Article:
Wednesday's first post-reorganization meeting of the new Democratic-controlled Brigantine City Council was a first in its history.
Democratic Councilmen Tony Pullella (who was absent), Frank Kern and Rick DeLucry were joined by new colleagues Lisa McClay and Joe Picardi, who were elected in November along with DeLucry giving the party control of council for the first time ever.
Among the first moves made by the new council were several changes in the city's professionals, including replacing Solicitor Tim Maguire with Fred Scerni, of Parker McCay, and former Auditor Leon Costello with Mike Cesaro, of Bowman and Co.
Mayor Phil Guenther, who along with new Councilman Andy Simpson are the only Republicans on the governing body, stopped to introduce Scerni to those in attendance after he had started to speak.
The city is also adding Eric Bernstein as labor counsel and William Reynolds as municipal prosecutor.
The hiring process for professionals was long a sore point for Democrats Pullella and Kern, who had criticized low bidders not getting chosen because of criteria such as "familiarity," which awarded points for already holding the position or being a resident.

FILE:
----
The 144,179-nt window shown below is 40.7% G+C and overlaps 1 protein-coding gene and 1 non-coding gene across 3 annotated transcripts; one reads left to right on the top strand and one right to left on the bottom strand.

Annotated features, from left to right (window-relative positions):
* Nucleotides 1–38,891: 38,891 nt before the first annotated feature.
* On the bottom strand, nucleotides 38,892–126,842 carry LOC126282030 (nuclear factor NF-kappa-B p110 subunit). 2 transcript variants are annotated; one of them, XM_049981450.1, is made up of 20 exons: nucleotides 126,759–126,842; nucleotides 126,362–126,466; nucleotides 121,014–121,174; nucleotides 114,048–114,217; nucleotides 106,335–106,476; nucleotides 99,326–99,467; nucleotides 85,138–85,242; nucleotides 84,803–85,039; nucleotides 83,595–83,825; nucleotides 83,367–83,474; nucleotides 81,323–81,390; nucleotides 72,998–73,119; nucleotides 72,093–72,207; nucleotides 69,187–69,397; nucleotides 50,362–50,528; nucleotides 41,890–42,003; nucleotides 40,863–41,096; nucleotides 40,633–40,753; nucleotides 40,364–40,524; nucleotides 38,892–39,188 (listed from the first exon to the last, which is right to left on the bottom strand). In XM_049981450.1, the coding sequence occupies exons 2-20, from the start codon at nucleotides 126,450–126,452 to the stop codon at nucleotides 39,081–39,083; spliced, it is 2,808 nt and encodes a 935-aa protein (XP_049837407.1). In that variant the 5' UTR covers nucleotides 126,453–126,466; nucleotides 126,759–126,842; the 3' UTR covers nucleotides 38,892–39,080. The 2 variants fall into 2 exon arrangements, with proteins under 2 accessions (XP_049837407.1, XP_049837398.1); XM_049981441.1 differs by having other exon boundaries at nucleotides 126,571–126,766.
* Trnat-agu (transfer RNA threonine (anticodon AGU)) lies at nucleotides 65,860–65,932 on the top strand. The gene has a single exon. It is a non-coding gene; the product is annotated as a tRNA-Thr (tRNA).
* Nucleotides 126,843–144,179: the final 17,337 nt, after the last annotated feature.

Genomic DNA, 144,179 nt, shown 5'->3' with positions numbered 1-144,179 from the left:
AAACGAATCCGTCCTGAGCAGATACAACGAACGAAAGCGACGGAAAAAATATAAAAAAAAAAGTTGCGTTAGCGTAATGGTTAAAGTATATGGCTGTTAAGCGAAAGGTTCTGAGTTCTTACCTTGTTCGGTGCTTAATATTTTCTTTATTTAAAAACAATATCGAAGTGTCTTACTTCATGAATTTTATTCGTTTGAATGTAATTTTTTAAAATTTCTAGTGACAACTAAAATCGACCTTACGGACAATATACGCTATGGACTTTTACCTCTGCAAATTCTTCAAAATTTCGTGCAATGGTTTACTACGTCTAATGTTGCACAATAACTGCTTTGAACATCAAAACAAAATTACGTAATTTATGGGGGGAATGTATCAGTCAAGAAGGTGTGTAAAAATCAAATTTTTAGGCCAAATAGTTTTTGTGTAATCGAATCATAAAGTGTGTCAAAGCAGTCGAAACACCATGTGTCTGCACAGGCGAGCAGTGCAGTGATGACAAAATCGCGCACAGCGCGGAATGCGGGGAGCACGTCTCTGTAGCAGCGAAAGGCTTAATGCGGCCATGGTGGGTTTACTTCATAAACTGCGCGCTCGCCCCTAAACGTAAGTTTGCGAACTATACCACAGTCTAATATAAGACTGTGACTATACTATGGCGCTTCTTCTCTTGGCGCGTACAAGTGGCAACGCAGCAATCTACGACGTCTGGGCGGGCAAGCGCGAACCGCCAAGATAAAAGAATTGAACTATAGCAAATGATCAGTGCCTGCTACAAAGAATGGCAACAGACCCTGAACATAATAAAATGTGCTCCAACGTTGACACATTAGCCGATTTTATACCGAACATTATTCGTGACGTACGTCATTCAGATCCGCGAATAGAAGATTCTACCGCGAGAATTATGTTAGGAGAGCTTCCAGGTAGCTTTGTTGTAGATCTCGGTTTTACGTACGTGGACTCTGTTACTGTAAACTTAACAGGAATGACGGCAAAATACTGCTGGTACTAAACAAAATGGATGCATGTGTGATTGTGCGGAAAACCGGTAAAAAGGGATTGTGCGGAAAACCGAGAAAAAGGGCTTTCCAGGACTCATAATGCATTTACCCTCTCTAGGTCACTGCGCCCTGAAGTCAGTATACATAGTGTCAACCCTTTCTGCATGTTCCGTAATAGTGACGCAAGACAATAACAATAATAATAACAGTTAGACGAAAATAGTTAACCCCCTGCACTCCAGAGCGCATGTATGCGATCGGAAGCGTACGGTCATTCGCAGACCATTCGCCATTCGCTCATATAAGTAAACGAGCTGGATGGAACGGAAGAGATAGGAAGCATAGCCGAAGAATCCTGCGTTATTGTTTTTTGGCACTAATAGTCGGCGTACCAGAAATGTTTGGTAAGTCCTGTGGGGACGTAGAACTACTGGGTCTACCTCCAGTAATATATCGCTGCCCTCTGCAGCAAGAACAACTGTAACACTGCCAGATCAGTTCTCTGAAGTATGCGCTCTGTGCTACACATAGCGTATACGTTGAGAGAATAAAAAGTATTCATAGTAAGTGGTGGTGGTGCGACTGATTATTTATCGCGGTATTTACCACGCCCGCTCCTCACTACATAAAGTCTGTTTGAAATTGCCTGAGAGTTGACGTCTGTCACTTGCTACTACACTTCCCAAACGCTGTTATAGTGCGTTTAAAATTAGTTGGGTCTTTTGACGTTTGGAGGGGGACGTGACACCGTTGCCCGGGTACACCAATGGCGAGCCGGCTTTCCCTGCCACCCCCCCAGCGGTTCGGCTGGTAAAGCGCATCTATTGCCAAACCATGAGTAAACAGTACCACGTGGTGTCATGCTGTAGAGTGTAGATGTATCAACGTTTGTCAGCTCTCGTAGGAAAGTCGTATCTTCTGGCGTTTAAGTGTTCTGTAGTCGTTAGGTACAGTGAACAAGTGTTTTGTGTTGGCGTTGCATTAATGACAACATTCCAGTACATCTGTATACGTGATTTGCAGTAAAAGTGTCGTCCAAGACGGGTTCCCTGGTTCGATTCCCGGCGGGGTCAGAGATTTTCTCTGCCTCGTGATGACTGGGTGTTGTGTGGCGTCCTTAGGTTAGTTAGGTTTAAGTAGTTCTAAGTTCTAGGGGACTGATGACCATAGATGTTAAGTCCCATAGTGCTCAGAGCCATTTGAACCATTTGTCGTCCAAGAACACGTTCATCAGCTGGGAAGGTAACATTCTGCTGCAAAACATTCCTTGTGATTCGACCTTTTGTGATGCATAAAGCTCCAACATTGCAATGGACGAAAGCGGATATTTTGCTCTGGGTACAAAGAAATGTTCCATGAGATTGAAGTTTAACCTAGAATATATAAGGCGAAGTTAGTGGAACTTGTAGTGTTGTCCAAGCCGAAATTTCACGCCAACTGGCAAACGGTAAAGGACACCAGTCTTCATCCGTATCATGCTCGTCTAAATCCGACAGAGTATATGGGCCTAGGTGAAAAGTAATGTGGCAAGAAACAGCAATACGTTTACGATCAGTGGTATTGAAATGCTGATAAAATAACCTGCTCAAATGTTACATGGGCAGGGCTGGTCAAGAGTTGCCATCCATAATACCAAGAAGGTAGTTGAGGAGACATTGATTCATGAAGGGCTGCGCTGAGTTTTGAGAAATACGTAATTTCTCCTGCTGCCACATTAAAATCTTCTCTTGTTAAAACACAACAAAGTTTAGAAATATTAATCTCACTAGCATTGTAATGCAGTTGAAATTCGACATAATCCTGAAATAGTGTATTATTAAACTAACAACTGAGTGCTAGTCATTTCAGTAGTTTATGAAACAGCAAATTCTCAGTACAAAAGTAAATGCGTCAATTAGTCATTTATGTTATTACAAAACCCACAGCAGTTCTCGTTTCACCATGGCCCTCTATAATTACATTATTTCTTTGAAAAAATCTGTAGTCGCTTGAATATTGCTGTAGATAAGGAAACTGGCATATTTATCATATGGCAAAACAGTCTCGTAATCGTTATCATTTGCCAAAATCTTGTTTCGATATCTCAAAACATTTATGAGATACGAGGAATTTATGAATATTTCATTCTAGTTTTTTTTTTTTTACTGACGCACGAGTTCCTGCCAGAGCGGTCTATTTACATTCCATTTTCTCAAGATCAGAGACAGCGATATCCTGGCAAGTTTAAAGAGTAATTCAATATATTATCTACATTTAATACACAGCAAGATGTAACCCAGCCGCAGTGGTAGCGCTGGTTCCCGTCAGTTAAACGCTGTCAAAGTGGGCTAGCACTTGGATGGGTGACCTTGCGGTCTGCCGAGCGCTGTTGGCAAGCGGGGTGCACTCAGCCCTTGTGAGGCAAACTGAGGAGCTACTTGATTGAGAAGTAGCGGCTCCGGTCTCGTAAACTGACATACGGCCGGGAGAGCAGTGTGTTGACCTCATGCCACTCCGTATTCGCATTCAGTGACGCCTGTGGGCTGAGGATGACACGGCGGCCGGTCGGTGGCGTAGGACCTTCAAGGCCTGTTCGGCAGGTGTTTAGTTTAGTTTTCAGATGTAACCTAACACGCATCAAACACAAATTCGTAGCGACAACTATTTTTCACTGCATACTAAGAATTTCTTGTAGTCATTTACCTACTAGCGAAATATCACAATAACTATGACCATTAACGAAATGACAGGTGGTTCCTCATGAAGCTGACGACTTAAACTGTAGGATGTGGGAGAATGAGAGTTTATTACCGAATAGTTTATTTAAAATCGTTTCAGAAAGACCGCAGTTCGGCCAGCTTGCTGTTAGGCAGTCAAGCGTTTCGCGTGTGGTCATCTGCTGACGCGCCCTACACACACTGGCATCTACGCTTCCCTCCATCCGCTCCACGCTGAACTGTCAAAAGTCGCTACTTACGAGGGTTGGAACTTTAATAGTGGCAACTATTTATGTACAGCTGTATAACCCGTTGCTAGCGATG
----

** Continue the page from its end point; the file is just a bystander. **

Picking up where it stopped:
The council also created a unique process for the engineering position, City Manager Jennifer Blumenthal said, keeping engineer Ed Stinson but mandating that certain projects go out to bid among six different engineering firms.
The council changed the starting times for most meetings to 6 p.m. from the old time of 5:30 p.m. They also rolled over an existing $530,000 special emergency note that was originally issued to fund a scheduled revaluation, which has since been delayed.
DeLucry also took issue to the wording of a resolution opposing a proposed state Senate bill that would ban beach tags in towns that accept federal money for beach projects — projects like the one going on now at the north end of town.
DeLucry said the resolution was too "political" and he preferred simpler language. The resolution was pulled in advance of drafting a new bill, though all councilpeople expressed their opposition to the bill.
While Wednesday's meeting was mostly routine, more changes could be expected in the future, Kern said.
"Looking forward, we're going to implement other aspects of our platform for fiscal responsibility," Kern said prior to Wednesday's meeting.
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